As she does most evenings, Marjorie Harbo put on her pajamas the other night at her home in Essex and settled down on the couch to watch TV with her 2-year-old son, Adam.
That's when the carbon monoxide alarm went off. She ran outside with her son.
"The Fire Department told me when they came that if the alarm hadn't worked we'd be dead," Harbo said the next day, still shaken from the ordeal. She and Adam appeared not to have been harmed by the fumes.
The problem was traced to a faulty, corroded water heater, she said, and a maintenance worker knocked a hole in a wall to help ventilate the area and prevent a recurrence.
But Harbo and other residents of the Cove Village Townhomes say they are tired of the seemingly endless run of carbon monoxide scares at the complex and want something done about what they say are the aging or inefficient appliances that seem to be causing the problem.
In the last month alone, the Baltimore County Fire Department has been called to Cove Village on 20 occasions in response to carbon monoxide alarms, according to Elise Armacost, a spokeswoman for the department.
The residents' concerns are heightened by their memory of the deaths three years ago of a 48-year-old man and his two stepdaughters, aged 14 and 15, after inhaling carbon monoxide in their Cove Village home. Police said an investigation showed that a vent leading from a water heater was misaligned, which could have caused a release of deadly fumes into the family's rented house on High Seas Court.
Carbon monoxide alarms were installed throughout the complex after that incident.
"We, more than anyone else, want to make sure we don't have these" incidents, said Chris Davis, the safety director for Sawyer Realty Holdings, the company that manages Cove Village and some 30 other housing communities in Baltimore and Prince George's counties. "We don't hesitate to remove or replace an appliance if we feel that it's a cause for concern. It's not a matter of trying to get another month or a year out of a stove."
Davis said that most of the recent carbon monoxide scares had been false alarms, with no detectable levels of the gas - or very low ones. As a result, he said, maintenance workers are in the process of replacing all the alarms, under the assumption that some were simply malfunctioning.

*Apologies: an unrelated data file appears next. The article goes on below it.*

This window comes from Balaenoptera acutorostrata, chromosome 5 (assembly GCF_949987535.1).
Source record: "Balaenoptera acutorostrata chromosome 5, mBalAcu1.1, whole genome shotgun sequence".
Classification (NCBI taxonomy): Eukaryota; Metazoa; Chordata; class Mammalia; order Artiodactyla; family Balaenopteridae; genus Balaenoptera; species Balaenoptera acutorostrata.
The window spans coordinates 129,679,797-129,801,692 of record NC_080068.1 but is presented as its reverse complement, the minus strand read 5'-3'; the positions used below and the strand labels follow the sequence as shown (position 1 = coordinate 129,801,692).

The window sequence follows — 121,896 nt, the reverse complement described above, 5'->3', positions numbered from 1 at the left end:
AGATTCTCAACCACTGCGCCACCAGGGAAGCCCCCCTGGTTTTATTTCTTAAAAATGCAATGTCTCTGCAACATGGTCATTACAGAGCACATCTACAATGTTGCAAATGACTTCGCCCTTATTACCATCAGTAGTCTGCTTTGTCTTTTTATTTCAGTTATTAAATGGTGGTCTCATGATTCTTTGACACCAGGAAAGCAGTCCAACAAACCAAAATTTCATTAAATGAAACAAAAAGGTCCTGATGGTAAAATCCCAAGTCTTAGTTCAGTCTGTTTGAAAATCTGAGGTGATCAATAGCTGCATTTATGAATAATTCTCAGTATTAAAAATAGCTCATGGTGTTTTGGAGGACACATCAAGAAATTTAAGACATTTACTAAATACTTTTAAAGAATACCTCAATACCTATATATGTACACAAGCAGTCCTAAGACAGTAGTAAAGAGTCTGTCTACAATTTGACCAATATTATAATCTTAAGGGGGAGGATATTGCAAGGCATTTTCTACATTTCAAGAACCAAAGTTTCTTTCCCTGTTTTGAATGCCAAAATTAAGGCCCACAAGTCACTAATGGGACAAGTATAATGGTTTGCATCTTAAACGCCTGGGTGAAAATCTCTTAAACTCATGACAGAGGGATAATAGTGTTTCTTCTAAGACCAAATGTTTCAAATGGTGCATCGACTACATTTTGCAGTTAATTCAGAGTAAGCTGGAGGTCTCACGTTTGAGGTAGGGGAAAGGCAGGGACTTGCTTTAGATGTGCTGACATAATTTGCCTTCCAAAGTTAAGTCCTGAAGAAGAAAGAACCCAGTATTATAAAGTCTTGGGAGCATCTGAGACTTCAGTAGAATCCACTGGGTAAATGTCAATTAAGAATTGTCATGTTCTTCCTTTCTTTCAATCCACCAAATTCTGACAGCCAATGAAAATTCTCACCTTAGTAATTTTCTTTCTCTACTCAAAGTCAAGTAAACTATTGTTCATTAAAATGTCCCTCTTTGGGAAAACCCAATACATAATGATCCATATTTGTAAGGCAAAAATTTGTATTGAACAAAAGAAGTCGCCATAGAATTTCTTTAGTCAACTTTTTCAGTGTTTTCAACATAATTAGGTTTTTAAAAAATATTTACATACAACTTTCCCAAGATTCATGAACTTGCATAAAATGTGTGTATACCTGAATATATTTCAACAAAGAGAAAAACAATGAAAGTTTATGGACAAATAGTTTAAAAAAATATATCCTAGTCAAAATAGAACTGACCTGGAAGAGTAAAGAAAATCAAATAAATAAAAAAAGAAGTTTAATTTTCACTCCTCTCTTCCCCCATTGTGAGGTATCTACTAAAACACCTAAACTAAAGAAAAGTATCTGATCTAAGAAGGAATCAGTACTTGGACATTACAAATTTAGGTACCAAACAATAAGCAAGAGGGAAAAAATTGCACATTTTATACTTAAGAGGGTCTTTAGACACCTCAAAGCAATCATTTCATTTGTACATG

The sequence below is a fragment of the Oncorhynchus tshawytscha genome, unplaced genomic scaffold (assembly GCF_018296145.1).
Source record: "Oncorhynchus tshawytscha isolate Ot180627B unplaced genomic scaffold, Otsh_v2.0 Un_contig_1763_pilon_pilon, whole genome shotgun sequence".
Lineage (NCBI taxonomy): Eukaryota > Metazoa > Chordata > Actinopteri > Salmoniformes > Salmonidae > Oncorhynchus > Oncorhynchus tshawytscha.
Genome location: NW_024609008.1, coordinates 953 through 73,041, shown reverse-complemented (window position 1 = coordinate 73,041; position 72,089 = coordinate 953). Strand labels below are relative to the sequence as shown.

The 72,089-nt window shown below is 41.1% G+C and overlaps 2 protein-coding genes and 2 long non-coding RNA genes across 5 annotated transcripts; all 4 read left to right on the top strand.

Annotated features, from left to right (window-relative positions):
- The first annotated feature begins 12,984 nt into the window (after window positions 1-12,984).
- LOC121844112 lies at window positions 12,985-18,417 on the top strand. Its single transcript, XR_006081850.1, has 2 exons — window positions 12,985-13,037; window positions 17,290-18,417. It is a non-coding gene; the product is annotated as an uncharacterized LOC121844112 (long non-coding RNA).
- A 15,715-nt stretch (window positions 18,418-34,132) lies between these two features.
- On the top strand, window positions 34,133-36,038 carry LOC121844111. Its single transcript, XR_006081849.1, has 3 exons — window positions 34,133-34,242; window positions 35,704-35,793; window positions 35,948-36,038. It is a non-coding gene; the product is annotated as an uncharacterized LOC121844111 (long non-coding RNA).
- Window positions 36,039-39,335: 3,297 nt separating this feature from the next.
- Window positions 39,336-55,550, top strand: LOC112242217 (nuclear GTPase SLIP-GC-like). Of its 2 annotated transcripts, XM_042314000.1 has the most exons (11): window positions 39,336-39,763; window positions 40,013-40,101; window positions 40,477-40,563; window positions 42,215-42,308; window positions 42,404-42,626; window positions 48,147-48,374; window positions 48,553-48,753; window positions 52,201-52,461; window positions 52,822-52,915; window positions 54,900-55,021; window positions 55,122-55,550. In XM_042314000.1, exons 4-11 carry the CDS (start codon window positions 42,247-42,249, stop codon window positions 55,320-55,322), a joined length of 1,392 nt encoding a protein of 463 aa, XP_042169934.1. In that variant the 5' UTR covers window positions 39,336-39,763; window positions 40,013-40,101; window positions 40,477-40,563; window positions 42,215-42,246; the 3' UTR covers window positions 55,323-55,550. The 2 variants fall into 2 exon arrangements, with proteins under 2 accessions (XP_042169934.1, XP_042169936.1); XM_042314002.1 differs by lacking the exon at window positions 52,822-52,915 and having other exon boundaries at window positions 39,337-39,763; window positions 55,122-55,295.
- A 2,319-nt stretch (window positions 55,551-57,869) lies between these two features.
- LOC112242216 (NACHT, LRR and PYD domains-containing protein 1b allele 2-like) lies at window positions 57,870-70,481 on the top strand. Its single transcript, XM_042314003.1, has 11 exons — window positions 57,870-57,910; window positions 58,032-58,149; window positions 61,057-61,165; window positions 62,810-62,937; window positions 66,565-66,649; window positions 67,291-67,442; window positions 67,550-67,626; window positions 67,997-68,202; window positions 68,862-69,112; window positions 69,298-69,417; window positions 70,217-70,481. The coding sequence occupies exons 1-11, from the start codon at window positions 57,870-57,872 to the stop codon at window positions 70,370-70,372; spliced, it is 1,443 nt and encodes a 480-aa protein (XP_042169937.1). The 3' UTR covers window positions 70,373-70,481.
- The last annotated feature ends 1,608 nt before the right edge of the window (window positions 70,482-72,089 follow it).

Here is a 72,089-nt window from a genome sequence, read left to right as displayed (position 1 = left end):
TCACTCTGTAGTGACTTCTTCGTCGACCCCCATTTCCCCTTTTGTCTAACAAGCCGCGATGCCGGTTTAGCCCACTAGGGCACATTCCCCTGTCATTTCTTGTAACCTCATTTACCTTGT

"It's frustrating for us," Davis said. Sometimes, he added, carbon-monoxide alarms are set off when food or other detritus blocks burners on stove tops, or when people store things near hot-water heaters, preventing them from ventilating properly and causing a buildup of fumes.
The 299-unit complex off Back River Neck Road advertises itself as "an affordable waterfront community with beautiful landscaping, playground and much, much more." A promotional brochure says each unit is "a wonderful townhome featuring plush wall-to-wall carpeting" and describes "private" patios, "huge bedroom closets" and "a unique skylight feature in the bathroom."
The townhouses, built in the 1970s, are modest, and many show clear signs of age. The "beautiful landscaping" amounts, for the most part, to mowed grass, patchy from summer heat. One-bedroom units of 600 square feet rent for $605 a month, while a three-bedroom, 840-square-foot space goes for $865, according to the brochure. Many of the residents say they receive Section 8 federal housing assistance.
Interviews with almost a dozen Cove Village residents confirmed the prevalent fear of carbon monoxide, with one woman saying the situation was "terrible" and another saying she feared she would be evicted if she spoke out publicly.
A resident named Bob - he would provide only his first name because he did not want "trouble" with the landlord - said there had been "a lot of excitement around here" Wednesday night, after Harbo's alarm went off. He said large fans were set up to "blow the air out of her house" while Harbo and her son were checked by paramedics.
Bob, who retired from his job at Martin State Airport in 1992 and moved to Cove Village 2 1/2 years ago, said he was not concerned about the carbon monoxide. "Why should it worry me?" he said.
On Tuesday, fire officials and representatives of the complex held a meeting at the Middleborough Volunteer Fire Company nearby to educate Cove Village residents as to the perils of carbon monoxide - often referred to as CO - but only five people showed up, Armacost said.
"I find that disappointing, given the level of concern," she said. Carbon monoxide, she added, "can kill you before you know it's there."
As a result of the unusual amount of CO-related calls at Cove Village, county emergency officials decided this week to increase the attention given to such incidents. Yesterday, John Hohman, the Baltimore County fire chief, sent out a notice to fire stations saying that any CO calls will be followed by a response from inspectors at the Department of Permits and Development Management, which handles code enforcement. This is similar to what occurs when, for instance, a vehicle crashes into a building and renders it potentially unsafe.
"There's been a lot of leaks here," said Claudius Benson, 10, who lives in Cove Village with his family. "We see a lot of firetrucks - that's the only way I find out. It gets me scared so I can't come outside."
Under the shade of a tree on Landmark Court, Mike Johnson chatted about the carbon monoxide problem with a pair of friends. "That's nothing to play with," said Johnson, 23. "You don't want to breathe that."